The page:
At 3.30 pm on September 30, when the Lucknow Bench of the Honourable Allahabad High Court pronounced the verdict on the Ayodhya case, there were tears of joy and sorrow across the country. While some were happy with the verdict, some rued the ‘partial’ attitude of the judiciary towards the majority community of this country. The RSS (Rashtriya Swayamsevak Sangh), the self-proclaimed custodian of Hinduism, proclaimed that nobody is a winner or a loser; the Congress proudly announced that it’s a good verdict and nobody should have any qualms about accepting it. But did anybody, even for once, spare a thought for the ‘man’ who was at the centre of all this mess—Raghukul nandan and son of King Dasaratha, Prince Ram? If there was any real loser, it was none but him, for he lost his ‘God’ status with the court saying in no indirect phrase that he was indeed born at the place where the Babari Masjid once stood. Gods are not born at historical places, reason tells us.
For over a millennium, Hindus took pride in calling him their God. He was known as Lord Ram, a maryada purushottam (the best of man) whose qualities of the head and heart every parent wanted his/her son to emulate. For over a thousand years, Hindus of all castes and races have known his story by heart. And suddenly today, we have been forced to believe that he was someone like us, very mortal in character and spirit, thanks to nearly 60 years of litigation over his ‘birthplace‘ and an even longer battle outside court between two communities willing to snap one another’s neck in the name of their respective Gods.
When Mughal Emperor Babur “ordered” the desecration of Hindu temples in Ayodhya and construction of the Babari Masjid in 1527-28, little did he know that his own grandson, Jalaluddin Muhammad Akbar, would be known to his Hindu subjects as an incarnation of Lord Ram! It was poetic justice anyway. The Hindus never realized this, and unfortunately, even the judiciary didn’t.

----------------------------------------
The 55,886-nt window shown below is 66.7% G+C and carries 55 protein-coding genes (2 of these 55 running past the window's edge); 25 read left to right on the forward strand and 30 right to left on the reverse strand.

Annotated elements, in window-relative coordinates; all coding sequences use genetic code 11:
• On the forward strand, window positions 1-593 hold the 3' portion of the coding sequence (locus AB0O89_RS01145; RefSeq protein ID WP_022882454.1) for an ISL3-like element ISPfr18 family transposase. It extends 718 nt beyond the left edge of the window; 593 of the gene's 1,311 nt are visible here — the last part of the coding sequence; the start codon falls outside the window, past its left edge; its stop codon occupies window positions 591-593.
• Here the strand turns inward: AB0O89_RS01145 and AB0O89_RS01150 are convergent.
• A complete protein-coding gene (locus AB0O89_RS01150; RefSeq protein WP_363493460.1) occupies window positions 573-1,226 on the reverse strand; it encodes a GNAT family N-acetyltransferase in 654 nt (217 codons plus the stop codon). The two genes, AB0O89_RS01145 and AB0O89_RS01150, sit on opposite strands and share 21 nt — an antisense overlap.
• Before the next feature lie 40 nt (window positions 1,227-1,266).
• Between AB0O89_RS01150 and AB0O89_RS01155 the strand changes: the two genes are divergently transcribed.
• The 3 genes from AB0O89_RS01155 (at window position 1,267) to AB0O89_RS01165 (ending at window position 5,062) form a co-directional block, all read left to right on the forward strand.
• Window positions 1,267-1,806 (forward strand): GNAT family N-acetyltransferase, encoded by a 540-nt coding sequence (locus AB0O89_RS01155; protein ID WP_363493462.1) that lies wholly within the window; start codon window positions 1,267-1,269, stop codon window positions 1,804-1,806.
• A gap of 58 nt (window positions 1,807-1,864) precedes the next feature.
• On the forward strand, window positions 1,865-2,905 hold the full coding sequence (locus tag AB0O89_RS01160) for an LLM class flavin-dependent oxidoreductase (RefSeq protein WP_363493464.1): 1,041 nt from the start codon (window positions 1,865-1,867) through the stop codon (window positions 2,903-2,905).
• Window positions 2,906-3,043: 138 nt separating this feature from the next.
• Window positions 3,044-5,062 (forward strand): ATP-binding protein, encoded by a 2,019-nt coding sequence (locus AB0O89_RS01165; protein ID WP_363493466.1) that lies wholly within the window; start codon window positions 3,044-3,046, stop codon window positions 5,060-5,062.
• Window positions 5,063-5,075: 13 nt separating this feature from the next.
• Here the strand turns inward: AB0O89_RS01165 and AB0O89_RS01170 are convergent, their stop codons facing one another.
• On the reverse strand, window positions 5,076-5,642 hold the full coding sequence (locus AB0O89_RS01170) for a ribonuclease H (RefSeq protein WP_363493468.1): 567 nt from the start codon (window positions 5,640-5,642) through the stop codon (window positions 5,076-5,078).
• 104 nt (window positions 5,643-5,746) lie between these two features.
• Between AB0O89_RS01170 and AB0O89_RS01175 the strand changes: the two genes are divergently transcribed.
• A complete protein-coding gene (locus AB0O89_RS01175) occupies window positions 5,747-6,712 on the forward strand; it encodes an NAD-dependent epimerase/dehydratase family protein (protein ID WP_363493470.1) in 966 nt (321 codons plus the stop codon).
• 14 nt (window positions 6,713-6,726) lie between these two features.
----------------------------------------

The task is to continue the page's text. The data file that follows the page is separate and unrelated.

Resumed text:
In its 12,000-page verdict, the HC said, “there is no evidence to suggest that the mosque was constructed by Babar, or upon his order, by someone else”. What the court refused to acknowledge was the plaque at the site written in Persian that credits the construction of the mosque to one Mir Baqi, a noble of Babur, who says he built it in the honour of his emperor. Also, numerous contemporary accounts and those by the British Government calling it ‘Babur’s mosque’ were set aside by the court. Instead, the court chose to accept legendary accounts that Ram was born in Ayodhya, although no account exists that pinpoints Ram’s birthplace to the disputed site.
I’m no legal expert, but the way two parts of the disputed land was handed to the Hindus and only one part to the Muslims, I somehow feel it would only create a feeling of mistrust among the minority community for us, Hindus. As a serious student of history, I would have preferred the entire land being declared as national property with the ASI (Archaeological Survey of India) acting as its custodian. It would have proved as a great gift for history of mankind had the ASI been allowed to dig deep into the ruins and find evidence of prehistoric cultures existing there—something even older than the legend of Ram. That’s how, I believe, a pragmatic society should function.
In a 21st century democratic country like India, it was expected of the judiciary to act rationally and count on historical sources, not mythical epics; but the verdict leaves room for speculation that someday, the ancient law of Manu would supplant the Constitution of India. The mere thought of it sends chill down my spine. In such a situation, it would be the women who would be at the receiving end, for everyone knows how fair Manu was to the fairer sex.
But maybe, the HC had a point when they passed the verdict yesterday: they didn’t want Ram to be seen as a God when he had so many qualities possessed by men in Ekktaa Kapoor’s television epics. After all, he was the one who suspected his wife of adultery and banished her from the kingdom – this was certainly no God-like quality. I’m sure Ravana must be sniggering at his nemesis, for he still remains the Demon King, but Ram is now very much a human susceptible to follies. At least, Ravana will be remembered as someone who abducted another man’s wife, but didn’t outrage her modesty. Ram, unfortunately, will now be open to attacks by feminists for being, in their words, an MCP of the worst kind.
Anyhow, before this sounds like a rant, I would like to end it with the hope that India will not become the next destination of religious fundamentalism and lunacy. Nobody is alive today who remembers what happened in the 1520s; the pains inflicted by a Muslim conqueror on his Hindu subjects have been long forgotten, for none of us know who our ancestors were at that point of time. Therefore, this frenzy of altering the course of history should be discouraged in a strong voice. And in a land where Rule of Law supposedly exists, whom do we turn to for that sound piece of advice if not the judiciary?
This verdict, I’m afraid, would only encourage a generation of people to try to alter the course of history. And given a chance, I too would like to change a lot of things: that Mamta Kulkarni ever existed in Bollywood, Mohinder Amarnath’s annoying style of bowling, Kirti Azad’s forgettable innings in the ’83 World Cup…the list is long.